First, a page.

The 6.57 Crew is a football firm that is linked to Portsmouth Football Club. The name is 6.57 came from the time that the Portsmouth to London Waterloo train left Portsmouth and Southsea Station.
During the 1980s the 6.57 Crew caused chaos up and down the country and were labelled one of the most active films.
Due to their convictions of football related crime, 130 Portsmouth hooligans had to give up their passport so they could not travel to the 2006 World Cup in Germany.
On 22 September 2001, the 6.57 Crew fought with Coventry City fans both at the match and in Coventry city centre. Before the game took place hooligans from both clubs clashed in the city centre.
Ninety three people were arrested for their involvement in riots involving over 300 people before and after the game with South Coast rivals Southampton.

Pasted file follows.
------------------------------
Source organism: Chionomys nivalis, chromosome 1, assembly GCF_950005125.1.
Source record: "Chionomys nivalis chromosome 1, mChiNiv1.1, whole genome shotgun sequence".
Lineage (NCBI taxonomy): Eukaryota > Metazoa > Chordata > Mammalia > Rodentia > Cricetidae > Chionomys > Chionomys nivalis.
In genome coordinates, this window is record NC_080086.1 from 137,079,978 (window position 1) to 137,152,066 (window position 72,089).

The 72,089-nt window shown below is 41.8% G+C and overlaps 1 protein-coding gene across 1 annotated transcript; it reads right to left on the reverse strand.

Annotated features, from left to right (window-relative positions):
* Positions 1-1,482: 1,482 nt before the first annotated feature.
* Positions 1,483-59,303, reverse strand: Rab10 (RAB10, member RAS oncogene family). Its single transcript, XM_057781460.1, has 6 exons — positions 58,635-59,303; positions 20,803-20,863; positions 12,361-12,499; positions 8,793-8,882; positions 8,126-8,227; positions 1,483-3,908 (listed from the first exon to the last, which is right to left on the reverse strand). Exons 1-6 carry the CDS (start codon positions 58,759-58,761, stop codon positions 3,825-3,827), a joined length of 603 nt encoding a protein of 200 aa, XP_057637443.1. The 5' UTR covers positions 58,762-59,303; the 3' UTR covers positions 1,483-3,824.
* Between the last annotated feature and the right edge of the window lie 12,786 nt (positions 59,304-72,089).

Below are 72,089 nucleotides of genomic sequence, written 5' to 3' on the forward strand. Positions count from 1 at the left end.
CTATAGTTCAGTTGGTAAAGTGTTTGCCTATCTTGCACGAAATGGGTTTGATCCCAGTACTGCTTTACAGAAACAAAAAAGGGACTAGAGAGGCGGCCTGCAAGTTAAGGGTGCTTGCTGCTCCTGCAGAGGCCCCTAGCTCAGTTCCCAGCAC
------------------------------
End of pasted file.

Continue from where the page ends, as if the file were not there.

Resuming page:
A Home Office report in October 2007 listed all football banning orders by club. Stats showed that Portsmouth had 95 banning orders in place against who are termed “risk supporters” which at the time was the most in the Premier League.
6.57 Crew has had a wide variety of membership numbers of the year, during the 1980s it is believe that the firm had between 200-500 members. During the 2000s the present day there has been around 50-150 members of the 6.57 Crew.
The founding location of the 6.57 Crew was Portsmouth and the Firm was founded in 1979 and is still running to this day.
The most common ethnicity in the 6.57 Crew was mostly White British, Norther Irish and Irish.
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